Can a case study to be *too* positive?
A strange question, maybe, but one that’s kept me up at night.
If there’s one thing people LOVE bashing about case studies, it’s their credibility—and in many cases (no pun intended), I don’t blame them.
The average case study out in the wild tends to be light on details, heavy on hyperbole, and tough to trust. They’re criticized for being cherry-picked examples in baskets of otherwise rotten fruit; impossibly great outcomes made to look like the everyday average.
Feeling squirmy yet?
But it’s true: companies LOVE to trot out stories that make them look like flawless heroes who swooped in to save the day in some sort of alternate reality where…
- Their first ideas were the best ones,
- Everything goes exactly to plan, and
- Nobody makes any mistakes, learns anything, or adjusts course.
Miraculously, every company bats 100 in their case studies! Amazing…but also not true to life.
And I think the market is clueing in.
What if you didn’t try to sell the “we’re totally perfect!” narrative?
In every great work of fiction, there are trials and tribulations. Things don’t always work out—but we root for the protagonists as they make their way to the happy ending.
It’s what makes them interesting to read.
And if you, like me, enjoy listening to podcasts, then you know some of the juiciest bits of those stories are the parts where the interviewee talks about their failures on the way to success. I LOVE hearing about how entrepreneurs had to pivot and overcome obstacles on their way to their biggest successes.
When listening to the “My First Million” podcast the other day, an idea struck me: Why don’t we do the same thing with case studies? Why do we assume our leads only want to hear about the shiny, polished ending—and not the thinking, pivoting, adjusting and battling it took to get there?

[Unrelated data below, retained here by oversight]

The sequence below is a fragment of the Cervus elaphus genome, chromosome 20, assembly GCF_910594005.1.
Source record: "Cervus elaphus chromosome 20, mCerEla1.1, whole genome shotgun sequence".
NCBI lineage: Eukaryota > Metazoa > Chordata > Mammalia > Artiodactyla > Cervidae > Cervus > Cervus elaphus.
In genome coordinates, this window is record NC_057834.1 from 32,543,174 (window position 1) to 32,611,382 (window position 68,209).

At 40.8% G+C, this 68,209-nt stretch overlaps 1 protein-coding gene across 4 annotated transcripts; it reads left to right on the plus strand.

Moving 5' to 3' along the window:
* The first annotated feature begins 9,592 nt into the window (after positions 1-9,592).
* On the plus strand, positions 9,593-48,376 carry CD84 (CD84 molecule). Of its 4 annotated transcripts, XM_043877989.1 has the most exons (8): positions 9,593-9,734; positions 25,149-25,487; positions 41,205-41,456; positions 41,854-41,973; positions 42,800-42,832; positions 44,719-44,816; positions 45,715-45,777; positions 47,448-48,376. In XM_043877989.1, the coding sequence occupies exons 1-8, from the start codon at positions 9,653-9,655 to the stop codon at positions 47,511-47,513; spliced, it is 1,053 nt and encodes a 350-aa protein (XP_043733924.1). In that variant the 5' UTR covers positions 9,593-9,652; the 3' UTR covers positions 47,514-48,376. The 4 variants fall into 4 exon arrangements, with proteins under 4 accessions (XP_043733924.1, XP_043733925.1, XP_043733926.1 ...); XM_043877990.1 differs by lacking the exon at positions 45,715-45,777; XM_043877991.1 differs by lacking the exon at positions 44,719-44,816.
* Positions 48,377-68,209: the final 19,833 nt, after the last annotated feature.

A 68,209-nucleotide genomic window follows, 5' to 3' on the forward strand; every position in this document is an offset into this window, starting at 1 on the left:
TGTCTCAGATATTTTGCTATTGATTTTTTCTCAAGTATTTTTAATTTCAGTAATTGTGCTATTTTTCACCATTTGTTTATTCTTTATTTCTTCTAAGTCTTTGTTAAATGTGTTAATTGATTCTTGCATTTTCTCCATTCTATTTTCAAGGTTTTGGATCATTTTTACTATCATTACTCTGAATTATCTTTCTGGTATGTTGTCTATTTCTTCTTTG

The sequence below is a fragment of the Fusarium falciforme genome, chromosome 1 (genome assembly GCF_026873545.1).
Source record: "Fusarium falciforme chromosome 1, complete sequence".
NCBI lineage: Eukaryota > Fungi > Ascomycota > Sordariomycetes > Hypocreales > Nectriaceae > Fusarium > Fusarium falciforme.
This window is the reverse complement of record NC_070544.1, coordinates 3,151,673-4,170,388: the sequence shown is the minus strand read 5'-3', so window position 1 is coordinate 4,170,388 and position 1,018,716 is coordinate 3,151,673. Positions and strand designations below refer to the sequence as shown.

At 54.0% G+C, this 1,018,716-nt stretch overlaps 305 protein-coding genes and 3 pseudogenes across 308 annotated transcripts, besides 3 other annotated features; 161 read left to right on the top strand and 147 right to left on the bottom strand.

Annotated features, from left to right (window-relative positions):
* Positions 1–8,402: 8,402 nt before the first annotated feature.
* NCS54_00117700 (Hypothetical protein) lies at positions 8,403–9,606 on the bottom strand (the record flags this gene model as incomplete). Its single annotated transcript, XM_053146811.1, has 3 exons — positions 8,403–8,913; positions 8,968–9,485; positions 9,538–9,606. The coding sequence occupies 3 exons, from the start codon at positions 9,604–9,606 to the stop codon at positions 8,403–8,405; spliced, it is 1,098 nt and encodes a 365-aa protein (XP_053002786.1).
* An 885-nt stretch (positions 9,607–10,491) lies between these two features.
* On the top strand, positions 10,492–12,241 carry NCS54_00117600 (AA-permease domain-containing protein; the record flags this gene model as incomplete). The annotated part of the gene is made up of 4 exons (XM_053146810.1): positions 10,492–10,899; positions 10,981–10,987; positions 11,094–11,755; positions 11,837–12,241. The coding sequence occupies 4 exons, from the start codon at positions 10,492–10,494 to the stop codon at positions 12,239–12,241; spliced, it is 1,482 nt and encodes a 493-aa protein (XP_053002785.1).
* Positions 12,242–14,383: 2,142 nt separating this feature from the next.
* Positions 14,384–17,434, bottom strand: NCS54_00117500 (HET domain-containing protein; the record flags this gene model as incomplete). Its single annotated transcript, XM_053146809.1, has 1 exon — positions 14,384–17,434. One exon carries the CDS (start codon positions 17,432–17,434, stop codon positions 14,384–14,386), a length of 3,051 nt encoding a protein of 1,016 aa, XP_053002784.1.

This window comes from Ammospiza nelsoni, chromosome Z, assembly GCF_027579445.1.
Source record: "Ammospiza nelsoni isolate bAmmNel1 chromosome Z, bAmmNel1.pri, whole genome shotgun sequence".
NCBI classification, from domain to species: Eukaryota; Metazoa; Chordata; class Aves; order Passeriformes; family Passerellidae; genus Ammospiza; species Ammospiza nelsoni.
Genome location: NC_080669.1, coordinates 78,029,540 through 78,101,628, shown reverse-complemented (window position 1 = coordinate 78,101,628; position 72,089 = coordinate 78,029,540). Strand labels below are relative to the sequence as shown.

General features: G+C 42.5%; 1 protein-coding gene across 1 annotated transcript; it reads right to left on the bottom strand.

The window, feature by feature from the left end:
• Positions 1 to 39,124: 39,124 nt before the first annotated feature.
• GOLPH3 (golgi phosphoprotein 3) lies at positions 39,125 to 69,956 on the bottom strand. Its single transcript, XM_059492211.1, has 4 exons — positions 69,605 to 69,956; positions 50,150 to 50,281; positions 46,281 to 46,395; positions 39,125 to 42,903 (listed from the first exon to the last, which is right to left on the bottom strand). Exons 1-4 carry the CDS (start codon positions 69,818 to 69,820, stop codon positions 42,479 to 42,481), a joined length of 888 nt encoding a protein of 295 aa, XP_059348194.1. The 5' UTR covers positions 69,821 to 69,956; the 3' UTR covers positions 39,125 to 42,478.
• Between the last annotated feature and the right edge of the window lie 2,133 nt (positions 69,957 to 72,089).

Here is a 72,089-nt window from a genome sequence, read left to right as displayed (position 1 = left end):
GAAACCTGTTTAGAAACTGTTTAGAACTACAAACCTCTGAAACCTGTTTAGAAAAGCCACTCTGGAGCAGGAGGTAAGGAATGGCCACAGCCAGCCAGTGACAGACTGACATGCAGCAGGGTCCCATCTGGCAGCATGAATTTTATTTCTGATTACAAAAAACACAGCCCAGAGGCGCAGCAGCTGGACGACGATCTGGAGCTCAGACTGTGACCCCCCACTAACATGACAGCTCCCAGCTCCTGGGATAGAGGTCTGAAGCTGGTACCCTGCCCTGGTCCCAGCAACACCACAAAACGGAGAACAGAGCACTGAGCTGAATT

Case studies don’t (just) exist to show leads what you can do.
They’re there to show your leads how you deliver and how you think: the strategy, character, and grit that goes into getting the work done. Sure, we’re attracted to the big successes.
But in B2B especially, I think we want to know that the vendors and partners we choose know how to handle conflict, adjust to shifts in the market, and roll with the punches when shit gets real.
As terrifying as it might be to talk about these things in public, I believe these two “ugly” ingredients can make for better case studies if they’re deployed right: Conflict and Failure.
I’m going to quickly explain what these are, and then show you how to put them to work without looking foolish.
Ugly ingredient #1: Conflict
When I say “conflict,” I’m not talking about actual fighting between client and vendor. I’m talking about the inevitable obstacles that popped up after the client signed on the dotted line.
Conflict can look like…
- A new challenge created by a change in environment.
Maybe the market shifted, a competitor emerged, or new technology erupted out of nowhere. Or maybe COVID hit.
- A limitation or a gap.
Maybe the client was low on budget, or the industry was heavily regulated. Perhaps there were time constraints that made the ‘usual way of doing things’ fly out the window. Perhaps there wasn’t enough data, or a feature hadn’t launched yet.
- A (civil) disagreement.
Maybe the data said one thing, but intuition said another. Maybe there was a battle between two equally good ideas.
- A discovery.
Perhaps new information became available that impacted the strategy or approach.
Talking about the conflicts you came up against can be a powerful way of showing leads how you navigate real-world issues.
Ugly ingredient #2: Failure
If there’s an element more contentious than “conflict” to include in a case study, it’s this one.
Failure is a touchy subject. It doesn’t feel particularly good to throw the focus on the things that didn’t work—whether there are hurt feelings or they’re afraid to lose face.